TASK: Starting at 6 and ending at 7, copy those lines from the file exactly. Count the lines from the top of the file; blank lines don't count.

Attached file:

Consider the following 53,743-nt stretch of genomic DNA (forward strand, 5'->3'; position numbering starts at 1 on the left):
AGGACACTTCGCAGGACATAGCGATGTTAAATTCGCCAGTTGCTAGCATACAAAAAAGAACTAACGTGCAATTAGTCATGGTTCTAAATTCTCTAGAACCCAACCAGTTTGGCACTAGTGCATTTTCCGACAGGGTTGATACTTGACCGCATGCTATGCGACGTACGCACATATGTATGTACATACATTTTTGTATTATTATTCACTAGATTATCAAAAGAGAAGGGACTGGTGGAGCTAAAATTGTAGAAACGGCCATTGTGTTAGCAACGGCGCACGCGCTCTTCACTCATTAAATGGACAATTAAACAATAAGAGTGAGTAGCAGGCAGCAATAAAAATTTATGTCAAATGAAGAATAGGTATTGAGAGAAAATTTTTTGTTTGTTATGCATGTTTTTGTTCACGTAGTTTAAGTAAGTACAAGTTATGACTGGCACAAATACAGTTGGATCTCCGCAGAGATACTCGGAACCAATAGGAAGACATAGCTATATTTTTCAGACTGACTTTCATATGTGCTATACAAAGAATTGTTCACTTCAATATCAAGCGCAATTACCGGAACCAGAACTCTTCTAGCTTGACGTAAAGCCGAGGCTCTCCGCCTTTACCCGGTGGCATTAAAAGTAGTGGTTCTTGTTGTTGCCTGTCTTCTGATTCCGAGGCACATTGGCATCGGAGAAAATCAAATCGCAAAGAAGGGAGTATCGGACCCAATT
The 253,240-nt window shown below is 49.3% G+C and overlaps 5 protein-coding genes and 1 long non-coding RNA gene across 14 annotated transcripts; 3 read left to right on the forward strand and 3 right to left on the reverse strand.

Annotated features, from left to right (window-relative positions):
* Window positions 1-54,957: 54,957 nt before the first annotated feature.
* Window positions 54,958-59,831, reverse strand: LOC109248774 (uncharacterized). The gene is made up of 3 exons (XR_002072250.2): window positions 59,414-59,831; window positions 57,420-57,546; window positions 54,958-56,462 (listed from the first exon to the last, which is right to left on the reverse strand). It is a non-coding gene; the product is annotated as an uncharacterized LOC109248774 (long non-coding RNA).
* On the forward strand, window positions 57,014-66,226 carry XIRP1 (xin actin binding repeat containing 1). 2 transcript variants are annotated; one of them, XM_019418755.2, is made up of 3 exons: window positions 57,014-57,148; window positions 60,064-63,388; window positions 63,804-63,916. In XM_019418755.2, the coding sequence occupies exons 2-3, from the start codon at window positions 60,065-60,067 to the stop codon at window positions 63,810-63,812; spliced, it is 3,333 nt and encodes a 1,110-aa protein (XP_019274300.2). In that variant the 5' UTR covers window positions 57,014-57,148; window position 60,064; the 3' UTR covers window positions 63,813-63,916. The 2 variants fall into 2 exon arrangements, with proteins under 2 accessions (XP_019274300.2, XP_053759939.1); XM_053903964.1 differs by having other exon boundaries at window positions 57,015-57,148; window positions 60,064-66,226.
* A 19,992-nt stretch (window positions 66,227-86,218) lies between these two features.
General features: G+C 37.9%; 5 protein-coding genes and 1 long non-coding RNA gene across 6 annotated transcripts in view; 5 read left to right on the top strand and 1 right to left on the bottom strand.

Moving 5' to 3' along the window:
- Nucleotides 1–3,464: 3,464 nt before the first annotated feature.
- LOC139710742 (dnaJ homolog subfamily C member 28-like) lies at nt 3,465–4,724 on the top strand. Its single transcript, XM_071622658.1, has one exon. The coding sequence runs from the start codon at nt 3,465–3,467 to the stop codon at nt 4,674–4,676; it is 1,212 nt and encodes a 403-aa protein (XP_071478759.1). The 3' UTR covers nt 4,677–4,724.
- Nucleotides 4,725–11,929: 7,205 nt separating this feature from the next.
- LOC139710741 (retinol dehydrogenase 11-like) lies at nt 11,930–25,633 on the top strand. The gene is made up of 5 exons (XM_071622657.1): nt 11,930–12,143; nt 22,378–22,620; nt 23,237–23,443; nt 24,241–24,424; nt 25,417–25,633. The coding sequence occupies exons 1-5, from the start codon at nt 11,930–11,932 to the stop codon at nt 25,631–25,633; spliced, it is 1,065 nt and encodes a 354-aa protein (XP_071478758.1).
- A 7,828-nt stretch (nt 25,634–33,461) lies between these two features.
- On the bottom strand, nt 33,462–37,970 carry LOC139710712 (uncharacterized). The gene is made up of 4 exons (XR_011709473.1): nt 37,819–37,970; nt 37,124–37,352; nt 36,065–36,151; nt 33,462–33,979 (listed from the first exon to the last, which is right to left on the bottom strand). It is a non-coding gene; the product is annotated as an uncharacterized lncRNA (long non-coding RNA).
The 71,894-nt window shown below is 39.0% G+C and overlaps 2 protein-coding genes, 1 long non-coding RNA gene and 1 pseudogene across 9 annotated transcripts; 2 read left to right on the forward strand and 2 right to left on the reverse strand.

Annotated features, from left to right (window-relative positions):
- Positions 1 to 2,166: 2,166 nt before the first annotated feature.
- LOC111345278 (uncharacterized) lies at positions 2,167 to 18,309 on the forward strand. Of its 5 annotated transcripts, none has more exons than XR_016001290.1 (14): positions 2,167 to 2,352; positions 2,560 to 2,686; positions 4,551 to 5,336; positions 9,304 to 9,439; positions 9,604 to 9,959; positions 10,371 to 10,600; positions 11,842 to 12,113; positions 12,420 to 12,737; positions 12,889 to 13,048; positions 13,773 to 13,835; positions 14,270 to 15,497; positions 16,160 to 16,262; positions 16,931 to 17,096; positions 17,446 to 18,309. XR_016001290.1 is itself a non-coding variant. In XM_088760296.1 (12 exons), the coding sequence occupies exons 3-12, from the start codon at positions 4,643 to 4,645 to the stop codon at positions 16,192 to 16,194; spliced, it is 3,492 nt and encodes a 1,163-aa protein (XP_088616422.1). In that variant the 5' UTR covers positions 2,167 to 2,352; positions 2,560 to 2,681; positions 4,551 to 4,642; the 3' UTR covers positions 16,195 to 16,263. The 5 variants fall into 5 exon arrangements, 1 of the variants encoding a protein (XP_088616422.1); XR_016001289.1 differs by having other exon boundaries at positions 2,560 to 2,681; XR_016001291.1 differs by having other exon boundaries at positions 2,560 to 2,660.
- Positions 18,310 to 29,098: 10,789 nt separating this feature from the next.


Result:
* Window positions 54,958-59,831, reverse strand: LOC109248774 (uncharacterized). The gene is made up of 3 exons (XR_002072250.2): window positions 59,414-59,831; window positions 57,420-57,546; window positions 54,958-56,462 (listed from the first exon to the last, which is right to left on the reverse strand). It is a non-coding gene; the product is annotated as an uncharacterized LOC109248774 (long non-coding RNA).
* On the forward strand, window positions 57,014-66,226 carry XIRP1 (xin actin binding repeat containing 1). 2 transcript variants are annotated; one of them, XM_019418755.2, is made up of 3 exons: window positions 57,014-57,148; window positions 60,064-63,388; window positions 63,804-63,916. In XM_019418755.2, the coding sequence occupies exons 2-3, from the start codon at window positions 60,065-60,067 to the stop codon at window positions 63,810-63,812; spliced, it is 3,333 nt and encodes a 1,110-aa protein (XP_019274300.2). In that variant the 5' UTR covers window positions 57,014-57,148; window position 60,064; the 3' UTR covers window positions 63,813-63,916. The 2 variants fall into 2 exon arrangements, with proteins under 2 accessions (XP_019274300.2, XP_053759939.1); XM_053903964.1 differs by having other exon boundaries at window positions 57,015-57,148; window positions 60,064-66,226.